# Division

## Properties of multiplication

For all numbers $a$, $b$, and $c$,

• Commutativity: $a\times b = b\times a$
• Associativity: $(a\times b)\times c = a\times(b\times c)$
$$a\times (b+c) = a\times b + a\times c$$

• The properties are sometimes called axioms.
• That is, statements or propositions that are regarded as being established, accepted, or self-evidently true.
• Or, as Voltaire put it:

### Two more axioms

For every number $a$,

• $a\times1 = a$
• There is a number $A$ such that $a\times A = 1$

The number $A$ is often called the reciprocal of $a$ and is denoted by $1/a$.

• When we write $a/b$, we mean $a\times(1/b)$.
• That is, by definition,
$$\frac{a}{b} = a\times \left(\frac{1}{b}\right).$$
• Division is not commutative.
• But,
$$a\times \frac{1}{b} = \frac{1}{b}\times a$$
.

## The properties in action

I suppose $6/3$ better equal $2$.

\begin{align}\frac{6}{3} &= 6\times \frac{1}{3} = (2\times 3)\times \frac{1}{3} \\ &= 2 \times \left(3\times\frac{1}{3}\right) \\ &= 2 \times 1 = 2. \end{align}

### Multiplying denominators

How about something like $\frac{1}{2}\times \frac{1}{3}$?

I guess it oughtta be $1/6$, since

\begin{align}6 \times \left(\frac{1}{3} \times \frac{1}{2} \right) &= \left(6 \times \frac{1}{3}\right) \times \frac{1}{2} \\ &= 2\times \frac{1}{2} = 1. \end{align}

### Multiplying more denominators

Now let's try $\frac{5}{2}\times \frac{4}{3}$.

\begin{align}\frac{5}{2}\times \frac{4}{3} &= \left(5\times\frac{1}{2}\right) \times \left(4\times\frac{1}{3}\right) \\ &= \left(5\times4\right)\times\left(\frac{1}{2}\times\frac{1}{3}\right) \\ &= \frac{5\times4}{2\times3} = \frac{20}{6}. \end{align}

### Comment

When you multiply/divide a long string of numbers, you can move things around via commutativity and associativity, as long as you express the division in terms of multiplication.

#### Example

$$2\times3\times\frac{3}{4}\times\frac{1}{3}\times\frac{2\times3}{5\times6} =\frac{2\times3\times3\times2\times3}{4\times3\times5\times6}.$$

### Comment

Addition and subtraction have a similar relationship. Thus, to understand how subtraction works with respect to the properties, it helps to think in terms of addition of negative numbers.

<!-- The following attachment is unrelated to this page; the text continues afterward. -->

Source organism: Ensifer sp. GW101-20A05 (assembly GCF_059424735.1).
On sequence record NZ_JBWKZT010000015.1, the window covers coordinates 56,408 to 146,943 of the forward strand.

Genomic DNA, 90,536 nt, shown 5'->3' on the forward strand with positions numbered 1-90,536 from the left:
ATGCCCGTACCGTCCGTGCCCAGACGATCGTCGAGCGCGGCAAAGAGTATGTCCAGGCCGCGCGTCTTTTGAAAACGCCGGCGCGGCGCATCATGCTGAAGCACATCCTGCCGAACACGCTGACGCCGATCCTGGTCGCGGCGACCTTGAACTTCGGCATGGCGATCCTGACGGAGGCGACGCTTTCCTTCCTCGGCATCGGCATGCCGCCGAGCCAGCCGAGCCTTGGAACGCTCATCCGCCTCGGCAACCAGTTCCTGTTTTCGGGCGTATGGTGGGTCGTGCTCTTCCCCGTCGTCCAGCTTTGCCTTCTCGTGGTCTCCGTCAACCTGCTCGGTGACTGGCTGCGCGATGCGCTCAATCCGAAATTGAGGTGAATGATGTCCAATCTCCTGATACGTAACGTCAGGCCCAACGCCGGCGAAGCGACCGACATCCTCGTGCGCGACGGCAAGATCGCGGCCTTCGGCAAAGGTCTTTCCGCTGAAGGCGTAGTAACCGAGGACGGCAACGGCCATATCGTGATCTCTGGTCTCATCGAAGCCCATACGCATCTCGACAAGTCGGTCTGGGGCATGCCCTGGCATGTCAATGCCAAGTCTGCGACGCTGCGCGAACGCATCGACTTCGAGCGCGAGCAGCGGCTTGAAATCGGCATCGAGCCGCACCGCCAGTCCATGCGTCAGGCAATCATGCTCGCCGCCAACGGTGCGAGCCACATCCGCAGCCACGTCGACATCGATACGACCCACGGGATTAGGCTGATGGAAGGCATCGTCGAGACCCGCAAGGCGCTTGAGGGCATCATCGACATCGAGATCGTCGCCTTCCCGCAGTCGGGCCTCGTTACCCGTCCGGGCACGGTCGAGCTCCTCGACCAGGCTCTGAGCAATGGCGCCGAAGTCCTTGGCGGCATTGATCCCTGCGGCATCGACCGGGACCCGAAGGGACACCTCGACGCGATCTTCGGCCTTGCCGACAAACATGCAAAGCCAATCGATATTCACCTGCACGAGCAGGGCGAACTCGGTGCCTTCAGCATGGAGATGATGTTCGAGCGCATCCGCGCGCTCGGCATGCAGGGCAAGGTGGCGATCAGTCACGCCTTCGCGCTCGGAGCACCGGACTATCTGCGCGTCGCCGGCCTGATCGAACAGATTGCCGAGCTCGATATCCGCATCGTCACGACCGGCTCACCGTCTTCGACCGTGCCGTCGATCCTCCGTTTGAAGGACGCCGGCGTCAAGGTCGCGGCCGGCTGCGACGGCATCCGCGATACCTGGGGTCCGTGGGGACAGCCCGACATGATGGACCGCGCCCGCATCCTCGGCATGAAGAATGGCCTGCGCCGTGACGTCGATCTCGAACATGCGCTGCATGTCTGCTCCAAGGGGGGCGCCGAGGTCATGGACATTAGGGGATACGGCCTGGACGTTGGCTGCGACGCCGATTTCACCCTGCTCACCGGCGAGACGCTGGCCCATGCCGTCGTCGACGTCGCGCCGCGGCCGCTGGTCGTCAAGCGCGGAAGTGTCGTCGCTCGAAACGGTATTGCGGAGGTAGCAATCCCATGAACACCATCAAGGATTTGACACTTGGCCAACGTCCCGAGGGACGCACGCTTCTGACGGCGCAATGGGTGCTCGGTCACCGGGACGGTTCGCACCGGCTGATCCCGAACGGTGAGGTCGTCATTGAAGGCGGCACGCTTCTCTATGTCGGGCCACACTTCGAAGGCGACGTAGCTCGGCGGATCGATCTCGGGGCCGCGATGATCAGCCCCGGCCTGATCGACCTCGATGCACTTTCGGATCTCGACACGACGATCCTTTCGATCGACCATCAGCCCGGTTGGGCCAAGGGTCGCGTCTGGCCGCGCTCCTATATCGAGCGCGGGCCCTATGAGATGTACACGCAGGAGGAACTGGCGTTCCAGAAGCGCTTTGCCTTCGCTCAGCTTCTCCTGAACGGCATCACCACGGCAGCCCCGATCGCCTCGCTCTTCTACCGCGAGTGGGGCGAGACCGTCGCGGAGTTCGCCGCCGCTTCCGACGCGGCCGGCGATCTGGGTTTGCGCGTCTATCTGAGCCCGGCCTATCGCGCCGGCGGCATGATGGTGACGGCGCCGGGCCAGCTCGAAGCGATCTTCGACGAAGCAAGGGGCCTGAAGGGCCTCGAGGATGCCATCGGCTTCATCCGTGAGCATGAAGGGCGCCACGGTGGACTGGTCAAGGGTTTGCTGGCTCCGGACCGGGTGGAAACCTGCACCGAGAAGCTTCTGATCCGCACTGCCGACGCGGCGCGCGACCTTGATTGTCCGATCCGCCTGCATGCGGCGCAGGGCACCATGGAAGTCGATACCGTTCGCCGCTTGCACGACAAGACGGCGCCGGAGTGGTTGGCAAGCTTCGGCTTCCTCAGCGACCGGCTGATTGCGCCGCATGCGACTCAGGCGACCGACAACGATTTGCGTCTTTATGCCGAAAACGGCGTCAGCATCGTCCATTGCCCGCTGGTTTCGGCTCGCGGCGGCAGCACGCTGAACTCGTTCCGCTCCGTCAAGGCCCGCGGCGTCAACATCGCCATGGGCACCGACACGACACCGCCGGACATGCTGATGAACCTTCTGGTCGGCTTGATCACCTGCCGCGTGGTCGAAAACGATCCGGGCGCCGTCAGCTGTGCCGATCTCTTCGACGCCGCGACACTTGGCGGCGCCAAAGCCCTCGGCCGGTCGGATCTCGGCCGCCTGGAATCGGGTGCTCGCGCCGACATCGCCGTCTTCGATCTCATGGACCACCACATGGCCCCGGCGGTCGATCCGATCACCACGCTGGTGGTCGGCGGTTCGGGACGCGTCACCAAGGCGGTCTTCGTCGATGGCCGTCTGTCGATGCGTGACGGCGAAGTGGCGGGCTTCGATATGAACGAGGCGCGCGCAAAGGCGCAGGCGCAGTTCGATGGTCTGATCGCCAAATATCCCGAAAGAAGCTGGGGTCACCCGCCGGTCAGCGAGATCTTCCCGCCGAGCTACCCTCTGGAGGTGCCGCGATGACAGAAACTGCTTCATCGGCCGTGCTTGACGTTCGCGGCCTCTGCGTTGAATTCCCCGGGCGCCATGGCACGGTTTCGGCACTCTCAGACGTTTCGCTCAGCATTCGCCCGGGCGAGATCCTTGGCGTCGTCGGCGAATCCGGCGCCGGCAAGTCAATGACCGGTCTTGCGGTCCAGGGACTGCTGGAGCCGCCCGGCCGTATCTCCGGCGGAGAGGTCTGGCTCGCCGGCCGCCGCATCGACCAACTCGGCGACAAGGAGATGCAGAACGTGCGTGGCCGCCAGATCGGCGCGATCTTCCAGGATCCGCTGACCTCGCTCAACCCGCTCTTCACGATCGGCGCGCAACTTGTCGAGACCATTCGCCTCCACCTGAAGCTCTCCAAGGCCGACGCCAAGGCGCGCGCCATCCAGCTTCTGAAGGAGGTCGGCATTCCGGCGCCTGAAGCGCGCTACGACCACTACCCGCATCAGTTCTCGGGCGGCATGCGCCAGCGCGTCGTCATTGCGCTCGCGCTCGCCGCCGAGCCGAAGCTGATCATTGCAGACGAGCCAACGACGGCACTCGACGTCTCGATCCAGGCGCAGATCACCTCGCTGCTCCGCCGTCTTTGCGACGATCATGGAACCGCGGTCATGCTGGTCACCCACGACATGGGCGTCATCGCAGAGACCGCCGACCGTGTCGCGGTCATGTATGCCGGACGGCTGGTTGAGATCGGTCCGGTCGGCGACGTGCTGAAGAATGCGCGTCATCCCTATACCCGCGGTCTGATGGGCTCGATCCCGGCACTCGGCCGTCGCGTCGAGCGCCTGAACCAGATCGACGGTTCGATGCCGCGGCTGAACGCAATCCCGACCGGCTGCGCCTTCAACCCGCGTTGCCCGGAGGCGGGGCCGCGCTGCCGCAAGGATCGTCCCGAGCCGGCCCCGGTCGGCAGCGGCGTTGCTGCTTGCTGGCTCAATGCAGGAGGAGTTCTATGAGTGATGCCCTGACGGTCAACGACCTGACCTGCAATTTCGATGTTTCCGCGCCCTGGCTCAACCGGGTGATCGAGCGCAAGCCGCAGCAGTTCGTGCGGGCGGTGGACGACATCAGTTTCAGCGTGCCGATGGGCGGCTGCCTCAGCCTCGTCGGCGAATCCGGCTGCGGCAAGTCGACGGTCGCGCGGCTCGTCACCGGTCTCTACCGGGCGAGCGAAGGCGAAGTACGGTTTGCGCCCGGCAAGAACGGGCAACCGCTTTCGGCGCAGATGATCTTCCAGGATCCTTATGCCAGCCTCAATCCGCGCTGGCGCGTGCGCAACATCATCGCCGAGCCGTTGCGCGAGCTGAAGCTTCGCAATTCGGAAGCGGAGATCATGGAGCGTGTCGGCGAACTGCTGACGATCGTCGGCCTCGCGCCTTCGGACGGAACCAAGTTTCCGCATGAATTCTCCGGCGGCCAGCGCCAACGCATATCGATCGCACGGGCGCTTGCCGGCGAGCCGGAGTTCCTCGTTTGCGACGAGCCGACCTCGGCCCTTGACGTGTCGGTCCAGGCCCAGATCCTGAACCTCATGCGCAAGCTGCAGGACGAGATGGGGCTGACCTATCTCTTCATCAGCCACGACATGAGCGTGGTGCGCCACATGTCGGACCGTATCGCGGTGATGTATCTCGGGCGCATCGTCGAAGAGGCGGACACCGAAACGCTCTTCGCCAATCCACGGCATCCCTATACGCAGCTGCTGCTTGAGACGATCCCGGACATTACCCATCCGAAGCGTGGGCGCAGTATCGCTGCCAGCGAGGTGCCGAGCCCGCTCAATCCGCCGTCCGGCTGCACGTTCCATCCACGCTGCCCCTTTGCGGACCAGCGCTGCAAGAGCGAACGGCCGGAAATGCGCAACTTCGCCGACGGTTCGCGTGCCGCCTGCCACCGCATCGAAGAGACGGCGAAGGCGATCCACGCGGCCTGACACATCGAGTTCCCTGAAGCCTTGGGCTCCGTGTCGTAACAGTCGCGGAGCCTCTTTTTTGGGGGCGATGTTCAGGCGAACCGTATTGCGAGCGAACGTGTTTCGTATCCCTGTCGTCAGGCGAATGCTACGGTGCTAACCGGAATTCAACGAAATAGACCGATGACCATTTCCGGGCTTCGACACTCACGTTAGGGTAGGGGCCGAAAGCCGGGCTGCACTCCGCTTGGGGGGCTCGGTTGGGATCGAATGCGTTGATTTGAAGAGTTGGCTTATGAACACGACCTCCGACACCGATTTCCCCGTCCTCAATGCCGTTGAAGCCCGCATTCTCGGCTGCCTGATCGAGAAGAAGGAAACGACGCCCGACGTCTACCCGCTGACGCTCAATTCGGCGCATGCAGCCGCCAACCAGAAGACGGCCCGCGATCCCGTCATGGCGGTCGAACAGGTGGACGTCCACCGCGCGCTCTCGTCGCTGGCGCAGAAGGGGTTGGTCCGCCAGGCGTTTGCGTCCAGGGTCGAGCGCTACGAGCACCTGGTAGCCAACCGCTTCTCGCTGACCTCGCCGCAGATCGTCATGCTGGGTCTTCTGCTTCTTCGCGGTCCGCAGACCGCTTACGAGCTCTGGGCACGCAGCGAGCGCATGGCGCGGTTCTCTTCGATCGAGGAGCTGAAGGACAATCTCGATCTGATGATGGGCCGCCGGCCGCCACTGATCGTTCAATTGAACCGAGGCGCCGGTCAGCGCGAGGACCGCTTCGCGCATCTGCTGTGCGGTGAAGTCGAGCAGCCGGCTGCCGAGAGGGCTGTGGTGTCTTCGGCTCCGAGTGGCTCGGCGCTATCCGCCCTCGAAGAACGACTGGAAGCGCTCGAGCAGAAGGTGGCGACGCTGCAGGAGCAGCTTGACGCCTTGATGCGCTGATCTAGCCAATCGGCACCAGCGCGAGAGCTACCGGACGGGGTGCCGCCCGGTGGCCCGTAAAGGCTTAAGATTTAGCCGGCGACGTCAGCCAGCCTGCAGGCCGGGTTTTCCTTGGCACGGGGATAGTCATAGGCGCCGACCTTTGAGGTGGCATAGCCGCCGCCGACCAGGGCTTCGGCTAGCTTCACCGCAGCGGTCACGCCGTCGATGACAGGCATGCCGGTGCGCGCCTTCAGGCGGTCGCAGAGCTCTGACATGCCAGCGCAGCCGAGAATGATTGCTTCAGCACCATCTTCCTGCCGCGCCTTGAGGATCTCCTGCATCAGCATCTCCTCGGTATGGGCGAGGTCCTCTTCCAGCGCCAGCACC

#### Example

$$2-3 = 2+(-3) = (-3)+2.$$

How do we add fractions with common denominators? Something like:

$$\frac{2}{7} + \frac{4}{7} = ?$$

I guess we add the numerators and put the result over the same denomominator.

$$\frac{2}{7} + \frac{4}{7} = \frac{2+4}{7}=\frac{6}{7}.$$

I wonder why that works, though?

### More generally

We're wondering if:

$$\frac{a}{b} + \frac{c}{b} = \frac{a+b}{b}?$$
We just gotta factor the $1/b$ out: \begin{align} \frac{a}{b} + \frac{c}{b} &= a\times\frac{1}{b} + c\times\frac{1}{b} \\ &= (a+c)\times\frac{1}{b} = \frac{a+c}{b}. \end{align}

### Different denominators

If the denominators aren't the same, we can always multiply top and bottom by the appropriate things to make them the same.

#### Example

\begin{align} \frac{2}{3} + \frac{3}{2} &= \frac{2\times2}{3\times2} + \frac{3\times3}{2\times3} \\ &= \frac{4}{6} + \frac{9}{6} = \frac{4+9}{6} = \frac{13}{6}. \end{align}

## This and a that

Conventionally, $5\frac{1}{2}$ means $5+\frac{1}{2}$.

Thus, if we want to multiply this kind of number by another, we can use the distributive property.

\begin{align}2\times\left(5\frac{1}{2}\right) &= 2\times\left(5+\frac{1}{2}\right) \\ &= 2\times5 + 2\times\frac{1}{2} = 10 + 1 = 11. \end{align}